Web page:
What this view misses, however, are the “other lessons” of the FPT and of school sponsored writing more generally. Among these “lessons” which represent the legacy of the FPT, we could include the rejection of discovery in writing, as Foley puts it, the refusal of the need to really “probe” relationships. This suggests that the “important beginning lesson in structure” results in the rejection of ambiguity, complexity, and the need for a more extended writing process in which discoveries are made and then translated into meaningful text. All that is needed is the learning of the formula. We could enumerate other, corollary lessons, that writing becomes an empty exercise in correct forms and superficiality. Furthermore, as students often observe, school sponsored writing is not “real” writing, but writing in a classroom for a teacher.

It is these “lessons,” I contend here, that are being “built on” in college writing courses when arrangement is viewed as learning static discourse forms taught as ends in themselves (these are termed “modes of exposition” or of argumentation). In this sense, the legacy of the FPT is simply continued in the “modes of development” approach, which will usually include patterns once used in paragraphing and include process narrative, comparison/contrast, definition, cause/effect, and classification/division.

Works Cited
Baldwin, Doug. “How I Learned to Stop Worrying and Love the 5-Paragraph Essay: Confessions of a Teacher Turned Writing Assessment Specialist.” Panelist on From Validity to Validation: How to Use Validation for Better Writing Assessment. The Conference on College Composition and Communication. San Francisco, CA. 2009.

Foley, Marie. “Unteaching the Five Paragraph Essay.” Teaching English in the Two Year College, 16.4 (Dec 1989): 231-235.

Princeton Review, The. Cracking the GRE: 2008 Edition. New York: Random House, 2007.

Schick, Kurt. “A Five-Paragraph Defense of the Five-Paragraph Essay.” Writing on the Edge, 18.2 (Spring 2008): 41-42.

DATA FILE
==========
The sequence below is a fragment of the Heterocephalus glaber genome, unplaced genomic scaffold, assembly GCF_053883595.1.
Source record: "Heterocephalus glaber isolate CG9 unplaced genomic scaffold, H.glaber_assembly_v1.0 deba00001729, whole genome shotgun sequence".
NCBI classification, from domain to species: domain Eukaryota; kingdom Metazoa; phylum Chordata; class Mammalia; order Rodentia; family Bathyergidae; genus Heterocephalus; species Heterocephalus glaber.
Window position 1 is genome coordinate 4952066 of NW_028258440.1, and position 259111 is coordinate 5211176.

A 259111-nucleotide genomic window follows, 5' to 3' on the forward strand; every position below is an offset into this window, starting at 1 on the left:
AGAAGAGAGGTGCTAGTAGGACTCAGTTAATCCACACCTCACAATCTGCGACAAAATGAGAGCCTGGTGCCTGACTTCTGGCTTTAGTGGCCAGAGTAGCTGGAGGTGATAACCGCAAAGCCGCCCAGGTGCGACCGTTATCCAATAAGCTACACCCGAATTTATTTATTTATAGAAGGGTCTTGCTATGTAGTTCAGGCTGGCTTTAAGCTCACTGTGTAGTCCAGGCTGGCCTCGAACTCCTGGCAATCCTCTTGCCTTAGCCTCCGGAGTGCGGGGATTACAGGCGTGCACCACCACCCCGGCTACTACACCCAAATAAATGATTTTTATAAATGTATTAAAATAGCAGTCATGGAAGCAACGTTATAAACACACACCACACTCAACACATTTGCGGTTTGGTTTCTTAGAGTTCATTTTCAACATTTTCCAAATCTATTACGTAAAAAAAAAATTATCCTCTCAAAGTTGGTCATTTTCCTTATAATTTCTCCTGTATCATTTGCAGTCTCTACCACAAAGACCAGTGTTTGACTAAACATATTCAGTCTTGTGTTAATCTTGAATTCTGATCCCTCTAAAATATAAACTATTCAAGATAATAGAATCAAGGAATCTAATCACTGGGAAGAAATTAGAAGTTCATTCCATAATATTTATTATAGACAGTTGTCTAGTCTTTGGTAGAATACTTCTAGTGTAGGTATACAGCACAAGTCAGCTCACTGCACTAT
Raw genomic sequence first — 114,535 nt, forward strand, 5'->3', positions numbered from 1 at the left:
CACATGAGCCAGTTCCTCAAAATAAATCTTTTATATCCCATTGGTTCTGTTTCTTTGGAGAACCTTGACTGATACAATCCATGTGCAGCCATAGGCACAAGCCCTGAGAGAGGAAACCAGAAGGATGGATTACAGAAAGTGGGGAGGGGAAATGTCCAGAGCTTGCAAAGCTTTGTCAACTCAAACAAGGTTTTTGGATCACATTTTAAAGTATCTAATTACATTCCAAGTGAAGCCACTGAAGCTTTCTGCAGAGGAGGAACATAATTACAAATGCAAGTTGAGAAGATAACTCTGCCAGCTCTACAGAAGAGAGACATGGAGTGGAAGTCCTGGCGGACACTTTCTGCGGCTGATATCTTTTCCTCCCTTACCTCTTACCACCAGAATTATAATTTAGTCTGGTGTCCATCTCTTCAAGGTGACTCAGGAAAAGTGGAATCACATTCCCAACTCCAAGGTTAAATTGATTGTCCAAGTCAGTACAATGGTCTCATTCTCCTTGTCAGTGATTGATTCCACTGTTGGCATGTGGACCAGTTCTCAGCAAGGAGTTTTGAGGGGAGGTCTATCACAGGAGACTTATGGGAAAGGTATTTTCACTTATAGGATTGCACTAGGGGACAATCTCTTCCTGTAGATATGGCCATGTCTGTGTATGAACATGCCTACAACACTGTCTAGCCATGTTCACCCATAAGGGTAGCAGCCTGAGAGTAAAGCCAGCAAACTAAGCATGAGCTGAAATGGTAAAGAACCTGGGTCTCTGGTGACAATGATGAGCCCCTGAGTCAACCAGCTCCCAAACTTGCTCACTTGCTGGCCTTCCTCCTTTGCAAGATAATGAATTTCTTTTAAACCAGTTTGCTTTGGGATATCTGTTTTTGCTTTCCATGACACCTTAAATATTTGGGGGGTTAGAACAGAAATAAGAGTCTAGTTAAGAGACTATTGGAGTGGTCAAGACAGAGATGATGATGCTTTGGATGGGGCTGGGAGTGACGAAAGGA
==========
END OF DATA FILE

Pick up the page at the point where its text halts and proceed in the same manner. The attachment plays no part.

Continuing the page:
Wesley, Kimberly. “The Ill Effects of the Five Paragraph Theme.” English Journal (Sept.2000): 57-60.

Posted in Uncategorized| 6 Comments


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Comment by Tim Riter on November 13, 2014 at 10:14 am

Tom, in teaching at two different private Christian schools, I found students coming into the 10th grade with a slavish commitment to the rigidity of the FPT. I use the allusion to Paul in Corinthians, when he said as a child he thought, wrote, and spoke as a child, but when he grew up he gave up childish things. The FPT is helpful in earlier years, but I want my students to learn the freedom they have to use form as a tool, not a pair of handcuffs.

Comment by Tom on November 13, 2014 at 10:29 pm

Tim, I even see some of that slavish clinging to the form in some college students. Again, I think that they don’t really learn form or structure from the practice; they learn a superficial cohesion, as Foley suggests. They can have the hardest time developing a train of thought in essays in college.

Comment by Maria on December 8, 2014 at 6:21 pm

Reduced to the minimum, the skeletal structure of 5 paragraphs makes US sense “in these times”: Beggining, Middle, End + 2 connecting paragraphs

B
cp B-M
M
cp M-E
E

Maybe, the connecting paragraphs can be elongated.

I know that I suffer from FPTitis in my own way; and I know it because of the paper I wrote for a very good class I took last year at a university: once the teacher told us that 9 pages was the limit, I tried to impress her by cramming my “bright” ideas into a tripartite structure, akin to the Beggining-Middle-End. I was re-reading that paper today. It made me ponder.